Tuesday, August 8, 2017

The return of the debt ceiling, and McConnell's 2011 solution

As you may have read, the debt ceiling is approaching again, and the same people who nearly gave us "skinny repeal" are in charge of making sure the economy doesn't collapse for no reason at all.  Yay!

As a reminder, the debt ceiling is a uniquely American stupidity.  Congress instructs the IRS to collect money in tax revenue, and it instructs the Treasury to disburse money according to annual appropriations and "entitlements," (Social Security and Medicare, mostly).  Since the latter is more than the former, the Treasury has to sell bonds to make up the difference.   However, Congress also has a statutory law that tells the Treasury that they can only have X amount of outstanding bonds.  That limit is the "debt ceiling."  If the debt ceiling is reached, somebody has to break the law.  Either the IRS has to collect more money than they are allowed to collect (ain't gonna happen), the feds have to sell more bonds than they are allowed to sell (also ain't gonna happen), or someone's not gonna get paid.  Problems ensue, particularly if that someone is a bond-holder, and investors lose confidence in US Treasury Bonds.  Interest rates spike, investment slows... lots of bad shit.  And the deficit gets worse because it gets harder to finance our debt.

Solution?  Pass a law to raise the debt ceiling.  Except, that it's complicated to do that because, um... well, actually, it's not complicated.  People just think that "raising the debt limit" sounds bad, so certain people like to demagogue about it.  Traditionally, the minority party in Congress demagogues about it, claiming something about how we need to "REIGN IN OUR DEBT!!!" and pretends that failure to raise the debt ceiling is actually fiscally responsible.  A young Illinois Senator named Barack Somethingorother once pulled that bullshit!  However, what has made the GOP different is that after they became the majority in the House in the 2010 election, they forgot to stop demagoguing!  And, the majority kinda needs to vote to raise the debt ceiling...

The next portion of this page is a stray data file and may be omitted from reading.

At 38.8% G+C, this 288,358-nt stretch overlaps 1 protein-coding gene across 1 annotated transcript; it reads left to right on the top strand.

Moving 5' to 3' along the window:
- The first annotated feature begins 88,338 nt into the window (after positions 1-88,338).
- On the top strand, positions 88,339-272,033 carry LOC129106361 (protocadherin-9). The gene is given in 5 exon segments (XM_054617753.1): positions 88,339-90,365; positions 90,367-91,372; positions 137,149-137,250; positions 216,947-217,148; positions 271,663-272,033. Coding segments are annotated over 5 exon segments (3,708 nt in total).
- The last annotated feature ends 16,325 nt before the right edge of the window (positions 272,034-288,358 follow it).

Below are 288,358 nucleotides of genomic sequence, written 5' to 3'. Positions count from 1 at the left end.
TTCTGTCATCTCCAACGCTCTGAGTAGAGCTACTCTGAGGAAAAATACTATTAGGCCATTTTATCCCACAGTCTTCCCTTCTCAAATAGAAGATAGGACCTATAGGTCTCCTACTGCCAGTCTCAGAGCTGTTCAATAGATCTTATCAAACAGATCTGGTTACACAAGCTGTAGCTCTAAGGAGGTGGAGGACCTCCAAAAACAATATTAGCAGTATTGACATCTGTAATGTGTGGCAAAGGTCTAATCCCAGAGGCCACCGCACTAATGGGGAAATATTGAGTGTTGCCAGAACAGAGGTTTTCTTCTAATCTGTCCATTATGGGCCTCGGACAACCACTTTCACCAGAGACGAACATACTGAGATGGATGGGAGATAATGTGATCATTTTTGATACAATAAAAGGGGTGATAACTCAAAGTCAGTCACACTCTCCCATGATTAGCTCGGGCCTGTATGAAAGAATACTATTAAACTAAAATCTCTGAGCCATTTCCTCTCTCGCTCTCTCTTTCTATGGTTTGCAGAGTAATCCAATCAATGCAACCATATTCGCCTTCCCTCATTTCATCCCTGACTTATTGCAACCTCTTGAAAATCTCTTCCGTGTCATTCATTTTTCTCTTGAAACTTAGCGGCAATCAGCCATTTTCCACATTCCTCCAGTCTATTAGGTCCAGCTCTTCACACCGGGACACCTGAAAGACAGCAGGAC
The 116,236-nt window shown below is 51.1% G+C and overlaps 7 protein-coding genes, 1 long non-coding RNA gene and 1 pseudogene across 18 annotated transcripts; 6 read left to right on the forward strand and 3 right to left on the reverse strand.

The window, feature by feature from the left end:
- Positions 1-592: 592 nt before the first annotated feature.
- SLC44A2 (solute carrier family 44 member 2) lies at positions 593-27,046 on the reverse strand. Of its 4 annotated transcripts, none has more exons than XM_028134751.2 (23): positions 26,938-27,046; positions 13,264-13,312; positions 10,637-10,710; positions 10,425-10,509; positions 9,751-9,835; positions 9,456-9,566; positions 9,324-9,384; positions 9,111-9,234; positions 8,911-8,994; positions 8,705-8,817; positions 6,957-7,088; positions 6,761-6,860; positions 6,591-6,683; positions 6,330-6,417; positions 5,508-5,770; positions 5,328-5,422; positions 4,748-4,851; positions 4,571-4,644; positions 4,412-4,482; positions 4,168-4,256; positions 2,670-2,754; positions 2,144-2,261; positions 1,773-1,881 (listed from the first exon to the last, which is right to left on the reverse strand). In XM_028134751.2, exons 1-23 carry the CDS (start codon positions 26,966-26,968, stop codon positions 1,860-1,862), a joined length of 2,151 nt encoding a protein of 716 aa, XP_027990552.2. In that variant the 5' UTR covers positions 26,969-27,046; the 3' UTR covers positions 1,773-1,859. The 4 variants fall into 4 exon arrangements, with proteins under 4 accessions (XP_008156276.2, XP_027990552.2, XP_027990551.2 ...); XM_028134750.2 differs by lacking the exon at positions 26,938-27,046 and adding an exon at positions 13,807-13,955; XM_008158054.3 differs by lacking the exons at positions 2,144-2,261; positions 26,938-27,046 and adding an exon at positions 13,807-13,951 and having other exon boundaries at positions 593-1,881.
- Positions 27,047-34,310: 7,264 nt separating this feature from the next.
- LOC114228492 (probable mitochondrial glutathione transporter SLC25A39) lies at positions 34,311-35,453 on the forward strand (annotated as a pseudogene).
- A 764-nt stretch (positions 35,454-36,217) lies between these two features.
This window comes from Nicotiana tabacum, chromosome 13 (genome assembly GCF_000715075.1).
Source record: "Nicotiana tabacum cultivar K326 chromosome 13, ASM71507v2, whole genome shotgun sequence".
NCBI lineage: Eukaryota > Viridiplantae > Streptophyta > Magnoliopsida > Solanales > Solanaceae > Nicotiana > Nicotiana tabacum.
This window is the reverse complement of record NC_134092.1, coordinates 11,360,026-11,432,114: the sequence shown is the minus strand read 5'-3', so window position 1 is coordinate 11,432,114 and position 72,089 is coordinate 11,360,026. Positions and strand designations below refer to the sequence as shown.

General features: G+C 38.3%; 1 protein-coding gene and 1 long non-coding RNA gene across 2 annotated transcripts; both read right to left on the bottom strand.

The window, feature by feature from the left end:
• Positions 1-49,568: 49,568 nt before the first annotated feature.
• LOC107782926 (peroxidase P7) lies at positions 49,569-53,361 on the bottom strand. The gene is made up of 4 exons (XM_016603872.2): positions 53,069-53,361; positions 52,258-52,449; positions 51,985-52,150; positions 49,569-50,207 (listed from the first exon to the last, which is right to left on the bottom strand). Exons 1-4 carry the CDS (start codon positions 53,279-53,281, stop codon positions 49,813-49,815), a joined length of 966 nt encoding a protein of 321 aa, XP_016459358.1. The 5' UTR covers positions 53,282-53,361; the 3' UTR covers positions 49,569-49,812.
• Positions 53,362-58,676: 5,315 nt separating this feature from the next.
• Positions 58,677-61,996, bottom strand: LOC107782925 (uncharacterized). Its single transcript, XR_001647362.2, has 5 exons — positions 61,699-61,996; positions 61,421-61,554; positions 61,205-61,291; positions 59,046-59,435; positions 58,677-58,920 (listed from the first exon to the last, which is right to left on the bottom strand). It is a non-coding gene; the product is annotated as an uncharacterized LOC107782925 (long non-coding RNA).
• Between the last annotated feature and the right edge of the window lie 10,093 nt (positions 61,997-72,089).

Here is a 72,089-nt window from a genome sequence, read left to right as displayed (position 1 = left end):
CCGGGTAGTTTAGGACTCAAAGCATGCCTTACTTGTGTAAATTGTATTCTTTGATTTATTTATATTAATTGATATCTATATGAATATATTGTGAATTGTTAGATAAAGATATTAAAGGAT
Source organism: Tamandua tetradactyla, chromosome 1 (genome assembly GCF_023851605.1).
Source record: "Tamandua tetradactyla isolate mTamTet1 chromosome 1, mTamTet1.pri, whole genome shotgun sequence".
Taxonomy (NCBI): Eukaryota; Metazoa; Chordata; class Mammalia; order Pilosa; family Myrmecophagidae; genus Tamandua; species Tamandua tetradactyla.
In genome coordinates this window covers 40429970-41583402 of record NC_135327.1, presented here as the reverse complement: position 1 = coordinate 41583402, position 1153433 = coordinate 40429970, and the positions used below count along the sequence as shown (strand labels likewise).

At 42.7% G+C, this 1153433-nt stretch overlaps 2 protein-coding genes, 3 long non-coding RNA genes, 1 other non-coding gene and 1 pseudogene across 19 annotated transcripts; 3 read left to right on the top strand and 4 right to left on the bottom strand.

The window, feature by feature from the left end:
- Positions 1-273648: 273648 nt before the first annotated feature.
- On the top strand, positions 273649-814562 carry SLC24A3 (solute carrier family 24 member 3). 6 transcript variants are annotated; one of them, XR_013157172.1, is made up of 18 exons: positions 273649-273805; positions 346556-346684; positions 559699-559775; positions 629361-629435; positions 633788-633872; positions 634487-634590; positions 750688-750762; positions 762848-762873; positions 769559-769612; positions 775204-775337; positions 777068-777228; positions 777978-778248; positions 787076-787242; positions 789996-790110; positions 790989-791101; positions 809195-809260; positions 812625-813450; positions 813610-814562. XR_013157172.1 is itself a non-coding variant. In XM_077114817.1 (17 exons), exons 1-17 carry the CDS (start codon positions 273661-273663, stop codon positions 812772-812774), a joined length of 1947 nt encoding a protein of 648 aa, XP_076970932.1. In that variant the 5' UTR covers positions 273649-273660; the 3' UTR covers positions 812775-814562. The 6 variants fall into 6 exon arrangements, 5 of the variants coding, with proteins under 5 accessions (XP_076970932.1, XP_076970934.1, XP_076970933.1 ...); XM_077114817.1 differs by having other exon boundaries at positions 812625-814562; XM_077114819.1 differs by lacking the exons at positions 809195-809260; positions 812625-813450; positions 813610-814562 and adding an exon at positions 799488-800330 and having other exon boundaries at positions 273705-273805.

Since the 2010 election, Republicans have played stupid games, knowing they need to raise the debt ceiling, but trying to figure out how to avoid voting to raise the debt ceiling, even when they are the majority.  As we approach another debt limit, and one that they really might hit this time (!!!), it is worth re-considering Mitch McConnell's 2011 solution.

So, let's step into the Wayback Machine!  Sherman, your assistance please...

In 2011, the GOP had a majority in the House, but a minority in the Senate.  Senate Minority Leader Mitch McConnell understood that the debt ceiling needed to be raised, but he wanted to vote against it, and understood that pretty much every Republican did likewise, even though that couldn't happen in the House.  Profiles in courage, all around.  McConnell's proposal:  shift responsibility.  Give the president the authority to raise the debt ceiling.  Congress could then vote to block the debt ceiling increase, but it would then be subject to a veto, and the debt ceiling would be raised unless Congress had the votes to over-ride it, and that would require 2/3.  Republicans didn't even have a majority in the Senate at the time.  That way, McConnell and the cowards and demagogues could vote against the debt ceiling increase that they secretly wanted to happen without actually stopping it!  Genius!

Actually... yeah.  Kind of, except that it was too transparent.  It doesn't work without plausible deniability, and McConnell's 2011 scheme didn't have plausible deniability.  It was so naked in its cravenness that his own party's hardliners killed it.

Had it passed, though, it would have completely solved the debt ceiling crises during the Obama Presidency.  Obama would have just raised the debt ceiling, Congressional Republicans would have postured, and nothing would have mattered.

What happens, though, if the President is a moron?  What happens if the President is just too stupid to actually raise the debt ceiling?  McConnell's 2011 plan might be the worst thing to have in that totally hypothetical case...

So, the debt ceiling is approaching.  Congress may fail to raise it in time.  Then again, it might be worse if McConnell's 2011 plan had passed...

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